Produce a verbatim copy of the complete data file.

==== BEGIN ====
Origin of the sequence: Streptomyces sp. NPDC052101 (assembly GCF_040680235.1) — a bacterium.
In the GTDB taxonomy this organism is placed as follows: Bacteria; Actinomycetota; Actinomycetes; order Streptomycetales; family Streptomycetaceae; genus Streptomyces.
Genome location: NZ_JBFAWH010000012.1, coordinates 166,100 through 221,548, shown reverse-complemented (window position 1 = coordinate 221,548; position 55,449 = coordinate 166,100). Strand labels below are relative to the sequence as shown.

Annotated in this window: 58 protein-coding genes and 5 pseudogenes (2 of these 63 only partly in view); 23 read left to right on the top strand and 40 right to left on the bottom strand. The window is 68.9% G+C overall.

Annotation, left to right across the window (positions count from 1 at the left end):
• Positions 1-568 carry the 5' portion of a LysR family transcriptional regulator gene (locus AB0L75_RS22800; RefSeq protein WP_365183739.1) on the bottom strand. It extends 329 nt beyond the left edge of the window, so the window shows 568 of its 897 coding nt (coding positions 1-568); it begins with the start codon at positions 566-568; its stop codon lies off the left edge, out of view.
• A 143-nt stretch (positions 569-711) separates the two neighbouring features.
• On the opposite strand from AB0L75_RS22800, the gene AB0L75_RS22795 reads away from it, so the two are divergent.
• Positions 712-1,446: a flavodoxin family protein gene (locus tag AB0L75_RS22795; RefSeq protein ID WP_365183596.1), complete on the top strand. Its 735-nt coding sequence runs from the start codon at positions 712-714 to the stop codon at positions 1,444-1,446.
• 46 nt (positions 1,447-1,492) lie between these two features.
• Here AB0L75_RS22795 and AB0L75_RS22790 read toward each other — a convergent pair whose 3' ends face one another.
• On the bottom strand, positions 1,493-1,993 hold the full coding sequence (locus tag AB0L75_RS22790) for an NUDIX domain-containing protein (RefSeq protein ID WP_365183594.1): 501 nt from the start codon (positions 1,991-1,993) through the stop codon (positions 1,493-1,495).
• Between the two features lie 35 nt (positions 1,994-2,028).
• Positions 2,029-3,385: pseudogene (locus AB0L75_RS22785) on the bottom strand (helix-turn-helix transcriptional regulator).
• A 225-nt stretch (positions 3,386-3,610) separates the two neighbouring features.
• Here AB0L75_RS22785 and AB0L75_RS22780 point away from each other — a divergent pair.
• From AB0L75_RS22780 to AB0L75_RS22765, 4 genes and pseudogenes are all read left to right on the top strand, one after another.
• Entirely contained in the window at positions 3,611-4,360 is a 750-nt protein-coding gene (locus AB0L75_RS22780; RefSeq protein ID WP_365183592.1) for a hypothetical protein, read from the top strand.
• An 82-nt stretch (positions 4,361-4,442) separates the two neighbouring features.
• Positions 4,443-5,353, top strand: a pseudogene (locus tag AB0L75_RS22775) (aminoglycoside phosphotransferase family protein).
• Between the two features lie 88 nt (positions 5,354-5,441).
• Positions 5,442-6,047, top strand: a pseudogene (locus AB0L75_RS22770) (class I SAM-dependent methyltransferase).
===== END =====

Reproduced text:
Origin of the sequence: Streptomyces sp. NPDC052101 (assembly GCF_040680235.1) — a bacterium.
In the GTDB taxonomy this organism is placed as follows: Bacteria; Actinomycetota; Actinomycetes; order Streptomycetales; family Streptomycetaceae; genus Streptomyces.
Genome location: NZ_JBFAWH010000012.1, coordinates 166,100 through 221,548, shown reverse-complemented (window position 1 = coordinate 221,548; position 55,449 = coordinate 166,100). Strand labels below are relative to the sequence as shown.

Annotated in this window: 58 protein-coding genes and 5 pseudogenes (2 of these 63 only partly in view); 23 read left to right on the top strand and 40 right to left on the bottom strand. The window is 68.9% G+C overall.

Annotation, left to right across the window (positions count from 1 at the left end):
• Positions 1-568 carry the 5' portion of a LysR family transcriptional regulator gene (locus AB0L75_RS22800; RefSeq protein WP_365183739.1) on the bottom strand. It extends 329 nt beyond the left edge of the window, so the window shows 568 of its 897 coding nt (coding positions 1-568); it begins with the start codon at positions 566-568; its stop codon lies off the left edge, out of view.
• A 143-nt stretch (positions 569-711) separates the two neighbouring features.
• On the opposite strand from AB0L75_RS22800, the gene AB0L75_RS22795 reads away from it, so the two are divergent.
• Positions 712-1,446: a flavodoxin family protein gene (locus tag AB0L75_RS22795; RefSeq protein ID WP_365183596.1), complete on the top strand. Its 735-nt coding sequence runs from the start codon at positions 712-714 to the stop codon at positions 1,444-1,446.
• 46 nt (positions 1,447-1,492) lie between these two features.
• Here AB0L75_RS22795 and AB0L75_RS22790 read toward each other — a convergent pair whose 3' ends face one another.
• On the bottom strand, positions 1,493-1,993 hold the full coding sequence (locus tag AB0L75_RS22790) for an NUDIX domain-containing protein (RefSeq protein ID WP_365183594.1): 501 nt from the start codon (positions 1,991-1,993) through the stop codon (positions 1,493-1,495).
• Between the two features lie 35 nt (positions 1,994-2,028).
• Positions 2,029-3,385: pseudogene (locus AB0L75_RS22785) on the bottom strand (helix-turn-helix transcriptional regulator).
• A 225-nt stretch (positions 3,386-3,610) separates the two neighbouring features.
• Here AB0L75_RS22785 and AB0L75_RS22780 point away from each other — a divergent pair.
• From AB0L75_RS22780 to AB0L75_RS22765, 4 genes and pseudogenes are all read left to right on the top strand, one after another.
• Entirely contained in the window at positions 3,611-4,360 is a 750-nt protein-coding gene (locus AB0L75_RS22780; RefSeq protein ID WP_365183592.1) for a hypothetical protein, read from the top strand.
• An 82-nt stretch (positions 4,361-4,442) separates the two neighbouring features.
• Positions 4,443-5,353, top strand: a pseudogene (locus tag AB0L75_RS22775) (aminoglycoside phosphotransferase family protein).
• Between the two features lie 88 nt (positions 5,354-5,441).
• Positions 5,442-6,047, top strand: a pseudogene (locus AB0L75_RS22770) (class I SAM-dependent methyltransferase).